The European Union and the United States signed agreements with South Korea in 2012 while our own negotiations lagged, mainly for lack of resources. This resulted in a 70% drop in our share of the agri-food market. However, it is an important sector of our trade with South Korea. It was quite irresponsible not to put enough resources into concluding an agreement with South Korea more quickly. It took 10 years to negotiate.
I was talking about the elimination of 40% tariffs on the beef industry. Tariffs of 18% on beef offal will eventually be eliminated. For pork, these tariffs can reach 25%, depending on the product. These tariffs will gradually decrease to allow our farmers to open up a market. This decrease will be welcomed in the pork industry in particular, since there is currently uncertainty in that sector as a result of our trade with Russia, which was a big consumer and importer of Canadian pork.
A number of areas stand to win, as pointed out by most of the people who came to the Standing Committee on International Trade. The aerospace sector the forestry sector, which is an important industry to my region and riding, stand to gain a lot. Furthermore, tariffs for various forestry products, which vary from 8% to 13%, will eventually be eliminated. Tariffs for other sectors, such as mining, transportation, fish and seafood, which could go as high as 50%, will also gradually be eliminated. Some sectors stand to benefit a lot. Furthermore, nearly 87% of all the tariff lines that imposed tariffs on our exports to South Korea will eventually be eliminated.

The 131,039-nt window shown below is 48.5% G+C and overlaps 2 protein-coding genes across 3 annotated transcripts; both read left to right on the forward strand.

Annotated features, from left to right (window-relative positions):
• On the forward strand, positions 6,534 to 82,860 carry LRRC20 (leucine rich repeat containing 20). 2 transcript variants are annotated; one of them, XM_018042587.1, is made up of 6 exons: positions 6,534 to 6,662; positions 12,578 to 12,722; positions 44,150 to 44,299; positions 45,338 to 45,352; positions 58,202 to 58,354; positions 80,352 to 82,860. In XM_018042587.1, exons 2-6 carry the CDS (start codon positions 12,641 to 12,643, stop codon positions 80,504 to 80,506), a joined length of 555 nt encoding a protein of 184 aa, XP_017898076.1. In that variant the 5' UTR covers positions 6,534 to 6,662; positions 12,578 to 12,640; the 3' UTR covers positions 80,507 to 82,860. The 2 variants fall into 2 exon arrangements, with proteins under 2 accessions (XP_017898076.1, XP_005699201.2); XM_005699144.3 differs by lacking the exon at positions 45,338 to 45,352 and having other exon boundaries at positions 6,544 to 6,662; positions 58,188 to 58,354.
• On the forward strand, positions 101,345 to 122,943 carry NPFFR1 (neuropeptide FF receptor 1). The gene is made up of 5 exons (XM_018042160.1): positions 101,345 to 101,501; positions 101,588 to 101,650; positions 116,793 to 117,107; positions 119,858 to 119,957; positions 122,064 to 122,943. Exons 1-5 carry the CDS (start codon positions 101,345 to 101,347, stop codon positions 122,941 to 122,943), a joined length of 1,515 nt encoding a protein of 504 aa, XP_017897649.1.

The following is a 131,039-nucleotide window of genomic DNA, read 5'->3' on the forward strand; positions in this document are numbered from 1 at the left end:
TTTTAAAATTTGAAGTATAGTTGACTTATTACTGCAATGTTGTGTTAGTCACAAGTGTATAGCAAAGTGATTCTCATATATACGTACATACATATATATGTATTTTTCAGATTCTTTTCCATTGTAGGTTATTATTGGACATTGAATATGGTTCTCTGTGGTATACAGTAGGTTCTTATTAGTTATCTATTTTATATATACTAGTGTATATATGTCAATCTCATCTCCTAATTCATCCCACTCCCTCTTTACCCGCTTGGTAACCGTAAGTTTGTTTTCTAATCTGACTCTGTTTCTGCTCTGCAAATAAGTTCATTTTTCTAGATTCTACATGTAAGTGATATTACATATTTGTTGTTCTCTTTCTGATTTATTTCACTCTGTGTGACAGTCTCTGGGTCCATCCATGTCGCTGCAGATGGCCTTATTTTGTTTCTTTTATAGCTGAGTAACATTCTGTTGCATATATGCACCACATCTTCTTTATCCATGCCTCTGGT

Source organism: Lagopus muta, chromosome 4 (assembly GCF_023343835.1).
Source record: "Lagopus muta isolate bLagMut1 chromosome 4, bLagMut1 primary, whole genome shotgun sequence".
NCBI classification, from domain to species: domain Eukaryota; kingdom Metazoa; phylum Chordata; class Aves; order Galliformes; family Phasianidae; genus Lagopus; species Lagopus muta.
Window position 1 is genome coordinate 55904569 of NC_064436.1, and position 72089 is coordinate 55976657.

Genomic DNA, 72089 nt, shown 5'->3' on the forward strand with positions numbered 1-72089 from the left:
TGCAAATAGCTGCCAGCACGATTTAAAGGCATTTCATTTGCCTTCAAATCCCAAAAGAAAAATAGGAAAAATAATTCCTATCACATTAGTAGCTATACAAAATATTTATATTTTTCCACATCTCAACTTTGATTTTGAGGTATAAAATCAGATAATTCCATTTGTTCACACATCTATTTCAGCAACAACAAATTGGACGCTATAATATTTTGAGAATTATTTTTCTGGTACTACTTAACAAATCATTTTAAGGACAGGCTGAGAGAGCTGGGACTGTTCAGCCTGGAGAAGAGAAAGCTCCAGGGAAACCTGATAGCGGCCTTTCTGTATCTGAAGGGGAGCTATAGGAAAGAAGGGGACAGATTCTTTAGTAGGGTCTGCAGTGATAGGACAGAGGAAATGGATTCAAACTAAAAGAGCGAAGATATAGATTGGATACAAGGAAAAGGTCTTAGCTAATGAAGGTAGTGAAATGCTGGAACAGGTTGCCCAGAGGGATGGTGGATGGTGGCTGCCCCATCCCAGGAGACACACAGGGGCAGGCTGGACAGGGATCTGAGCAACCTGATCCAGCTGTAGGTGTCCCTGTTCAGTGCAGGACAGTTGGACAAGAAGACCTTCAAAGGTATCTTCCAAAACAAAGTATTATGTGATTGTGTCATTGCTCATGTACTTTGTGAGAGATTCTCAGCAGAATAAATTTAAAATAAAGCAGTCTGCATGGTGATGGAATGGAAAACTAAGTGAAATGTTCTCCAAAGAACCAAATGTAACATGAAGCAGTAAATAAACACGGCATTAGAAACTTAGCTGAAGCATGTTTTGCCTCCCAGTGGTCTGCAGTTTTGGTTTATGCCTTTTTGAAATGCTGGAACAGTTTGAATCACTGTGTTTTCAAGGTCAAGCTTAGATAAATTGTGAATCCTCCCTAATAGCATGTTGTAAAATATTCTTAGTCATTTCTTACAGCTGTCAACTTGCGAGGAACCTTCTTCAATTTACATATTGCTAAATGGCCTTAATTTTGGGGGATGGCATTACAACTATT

One of the reasons why we are supporting this agreement is that it is 100% reciprocal. Once again—and earlier I heard a speech that mentioned this—we need to consider South Korea's tariffs on Canadian products. They were much higher than Canada's tariffs on South Korean products. This will give our exporters access to a market that did not use to be as open to Canadians as the Canadian market was to South Koreans.
Obviously, if at some point we are unhappy with something in the agreement, if there are disputes about the effects of the agreement, there is always a way to renegotiate or revoke it. This, however, would take six months. Everything can be renegotiated.
We also raised concerns about the investor state dispute settlement mechanism, and I will come back to that. It is very important to have that six-month time period. It cannot be so long that it ties the hands of future governments—that is a fundamental principle of democracy—as is the case, for example, with the Canada-China foreign investment protection agreement, which is binding for 31 years.
In all of the trade agreements that we have signed in the past, that fundamental principle allowed us to renegotiate or open up the agreement to include or withdraw certain clauses, obviously with our partner's consent, over a six-month period or with six months' notice.
This new investor state dispute settlement mechanism contains more progressive transparency measures than previous incarnations. These measures are welcome. When it comes to the lack of transparency in the process, this is one element that really worries those who want to ensure that the recourse measures to ensure compliance with trade agreements are democratic and open.
The disadvantages have been talked about in committee and by the media. There are a number of risks related to the challenges facing the automobile and steel industries. A representative of Unifor, the main union representing auto workers, expressed his concerns about these agreements. This might come as a surprise, but the Canadian Council of Chief Executives had the same concerns. I should point out that we import around $3 billion worth of South Korean cars but export just $15 million worth of Canadian or Canadian-American cars.